This production order represents a total value of more than one billion euros for the European space industry, involving more than 600 companies in 12 European countries* – including 350 small and medium-sized enterprises.

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SpaceX Ruled Roost in 2017, Boosting U.S. to No. 1 in Global Launches

Falcon 9 carries the Dragon cargo ship into orbit. (Credit: NASA TV)

by Douglas Messier
Managing Editor

SpaceX had a banner year in 2017, launching a record 18 times and helping to propel the United States to the top of the global launch table with a perfect 29-0 record. The U.S. total made up 32.2 percent of 90 orbital launches worldwide, which was an increase over the 85 flights conducted in 2016.

The 29 American launches were a leap of seven over the 22 flights conducted the previous year. This is the highest number of American orbital launches since the 31 flights undertaken in 1999. However, that year the nation’s launch providers suffered four failures whereas they were perfect in 2017.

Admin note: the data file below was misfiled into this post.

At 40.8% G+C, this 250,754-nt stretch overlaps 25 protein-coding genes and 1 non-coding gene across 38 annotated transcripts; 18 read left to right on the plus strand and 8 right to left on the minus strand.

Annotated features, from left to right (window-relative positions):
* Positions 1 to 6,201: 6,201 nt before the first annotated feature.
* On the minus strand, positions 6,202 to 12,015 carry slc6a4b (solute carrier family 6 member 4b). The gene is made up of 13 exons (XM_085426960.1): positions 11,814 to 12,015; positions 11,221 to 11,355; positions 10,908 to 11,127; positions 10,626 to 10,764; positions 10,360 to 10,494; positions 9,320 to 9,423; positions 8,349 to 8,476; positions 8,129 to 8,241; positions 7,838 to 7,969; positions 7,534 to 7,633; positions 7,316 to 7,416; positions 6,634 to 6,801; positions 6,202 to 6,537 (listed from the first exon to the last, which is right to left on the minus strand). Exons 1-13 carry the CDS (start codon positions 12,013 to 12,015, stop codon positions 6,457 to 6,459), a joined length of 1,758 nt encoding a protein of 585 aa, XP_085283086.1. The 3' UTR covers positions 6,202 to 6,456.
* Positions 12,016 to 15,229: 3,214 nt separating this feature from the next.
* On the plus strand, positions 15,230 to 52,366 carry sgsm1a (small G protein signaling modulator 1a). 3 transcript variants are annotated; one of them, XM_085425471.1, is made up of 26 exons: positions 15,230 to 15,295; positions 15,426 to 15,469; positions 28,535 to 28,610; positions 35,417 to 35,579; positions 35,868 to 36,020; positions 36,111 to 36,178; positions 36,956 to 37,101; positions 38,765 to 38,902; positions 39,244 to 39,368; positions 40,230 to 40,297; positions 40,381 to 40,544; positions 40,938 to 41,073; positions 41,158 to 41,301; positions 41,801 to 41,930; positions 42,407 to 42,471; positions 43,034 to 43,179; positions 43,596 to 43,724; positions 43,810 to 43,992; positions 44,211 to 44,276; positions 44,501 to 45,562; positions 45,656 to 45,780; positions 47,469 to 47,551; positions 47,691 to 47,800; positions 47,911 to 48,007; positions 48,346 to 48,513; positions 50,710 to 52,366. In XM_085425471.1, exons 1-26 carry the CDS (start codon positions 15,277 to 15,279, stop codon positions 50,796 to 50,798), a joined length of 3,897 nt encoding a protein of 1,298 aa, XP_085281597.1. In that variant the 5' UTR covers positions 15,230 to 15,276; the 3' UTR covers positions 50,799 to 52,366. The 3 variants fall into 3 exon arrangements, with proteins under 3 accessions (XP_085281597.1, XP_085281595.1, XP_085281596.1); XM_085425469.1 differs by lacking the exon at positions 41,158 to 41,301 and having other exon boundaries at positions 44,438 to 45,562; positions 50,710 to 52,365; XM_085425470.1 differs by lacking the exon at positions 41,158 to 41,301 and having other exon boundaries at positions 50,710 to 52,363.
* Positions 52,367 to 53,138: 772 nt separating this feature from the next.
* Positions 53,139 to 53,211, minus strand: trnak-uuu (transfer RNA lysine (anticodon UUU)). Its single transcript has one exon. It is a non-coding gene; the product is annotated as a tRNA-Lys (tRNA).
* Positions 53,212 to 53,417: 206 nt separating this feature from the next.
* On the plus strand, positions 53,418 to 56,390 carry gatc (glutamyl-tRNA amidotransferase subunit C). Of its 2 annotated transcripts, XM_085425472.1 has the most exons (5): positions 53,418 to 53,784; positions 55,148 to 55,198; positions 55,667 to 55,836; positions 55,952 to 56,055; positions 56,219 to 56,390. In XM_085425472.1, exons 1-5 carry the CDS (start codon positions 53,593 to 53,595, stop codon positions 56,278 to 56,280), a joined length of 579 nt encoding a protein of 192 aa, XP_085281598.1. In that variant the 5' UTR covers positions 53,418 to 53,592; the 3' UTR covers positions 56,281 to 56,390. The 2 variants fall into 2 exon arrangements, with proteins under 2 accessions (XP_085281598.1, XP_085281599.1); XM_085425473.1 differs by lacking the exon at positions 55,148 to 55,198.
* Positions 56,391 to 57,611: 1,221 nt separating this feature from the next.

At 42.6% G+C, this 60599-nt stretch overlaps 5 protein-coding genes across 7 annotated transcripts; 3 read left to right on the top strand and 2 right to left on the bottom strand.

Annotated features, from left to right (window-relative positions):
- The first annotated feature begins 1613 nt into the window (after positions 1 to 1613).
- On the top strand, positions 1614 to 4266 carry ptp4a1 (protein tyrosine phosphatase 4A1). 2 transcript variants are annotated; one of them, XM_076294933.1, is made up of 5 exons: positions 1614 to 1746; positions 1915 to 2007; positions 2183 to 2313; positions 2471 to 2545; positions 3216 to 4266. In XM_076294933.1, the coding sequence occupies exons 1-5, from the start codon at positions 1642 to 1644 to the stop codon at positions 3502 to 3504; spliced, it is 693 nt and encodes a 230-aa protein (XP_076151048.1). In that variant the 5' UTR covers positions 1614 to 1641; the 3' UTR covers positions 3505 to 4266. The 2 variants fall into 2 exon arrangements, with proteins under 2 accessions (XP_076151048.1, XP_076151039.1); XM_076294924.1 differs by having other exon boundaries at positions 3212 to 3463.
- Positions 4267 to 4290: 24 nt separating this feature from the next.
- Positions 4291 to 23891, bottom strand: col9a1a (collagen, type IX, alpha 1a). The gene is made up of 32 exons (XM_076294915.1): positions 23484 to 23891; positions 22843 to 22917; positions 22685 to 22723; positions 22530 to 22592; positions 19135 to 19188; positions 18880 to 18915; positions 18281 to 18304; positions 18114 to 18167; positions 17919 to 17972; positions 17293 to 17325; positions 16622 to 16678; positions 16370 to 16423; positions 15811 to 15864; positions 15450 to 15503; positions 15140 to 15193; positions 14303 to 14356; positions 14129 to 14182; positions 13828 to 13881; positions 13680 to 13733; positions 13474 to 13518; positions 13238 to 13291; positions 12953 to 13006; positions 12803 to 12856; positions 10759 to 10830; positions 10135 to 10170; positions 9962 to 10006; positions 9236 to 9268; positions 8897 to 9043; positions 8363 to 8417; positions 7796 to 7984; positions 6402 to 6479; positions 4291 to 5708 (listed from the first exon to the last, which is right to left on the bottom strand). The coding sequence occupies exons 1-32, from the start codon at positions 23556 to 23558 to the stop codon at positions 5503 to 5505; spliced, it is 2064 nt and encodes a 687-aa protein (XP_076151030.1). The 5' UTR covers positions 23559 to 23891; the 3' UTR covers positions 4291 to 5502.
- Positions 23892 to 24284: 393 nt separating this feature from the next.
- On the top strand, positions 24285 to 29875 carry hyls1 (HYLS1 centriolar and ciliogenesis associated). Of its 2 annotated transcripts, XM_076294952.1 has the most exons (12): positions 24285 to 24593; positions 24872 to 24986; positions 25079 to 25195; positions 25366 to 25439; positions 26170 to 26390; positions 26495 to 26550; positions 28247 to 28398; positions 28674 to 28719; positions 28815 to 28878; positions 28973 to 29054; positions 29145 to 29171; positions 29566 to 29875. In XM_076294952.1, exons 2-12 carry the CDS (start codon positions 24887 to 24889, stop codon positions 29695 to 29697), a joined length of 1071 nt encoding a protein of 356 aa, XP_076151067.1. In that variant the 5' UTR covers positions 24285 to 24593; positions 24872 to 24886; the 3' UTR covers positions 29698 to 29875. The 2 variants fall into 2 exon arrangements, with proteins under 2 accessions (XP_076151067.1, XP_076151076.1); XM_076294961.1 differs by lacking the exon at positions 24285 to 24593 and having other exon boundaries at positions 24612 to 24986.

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Missions to Moon, Mars, Mercury & More Set for 2018

This artist’s concept shows the OSIRIS-REx spacecraft passing by Earth. (Credits: NASA’s Goddard Space Flight Center/University of Arizona)

Updated with SpaceX’s Red Tesla launch.

An international fleet of spacecraft will be launched in 2018 to explore the Moon, Mars, Mercury and the Sun. Two sample-return spacecraft will enter orbit around asteroids while a third spacecraft will be launched to search for asteroids that contain water that can be mined.

NASA will also launch its next exoplanet hunting spacecraft in March. And the space agency will ring in 2019 with the first ever flyby of a Kuiper Belt object.

And, oh yes, Elon Musk is launching his car in the direction of Mars.
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Ariane 5 Orbits Four Galileo Satellites

Ariane 5 launch on Dec. 12, 2017. (Credit: Arianespace)

KOUROU, French Guiana (Arianespace PR) — Arianespace has successfully launched satellites 19, 20, 21 and 22 in the Galileo constellation, using an Ariane 5 heavy launcher on behalf of the European Commission (DG GROW) and under a contract with the European Space Agency (ESA).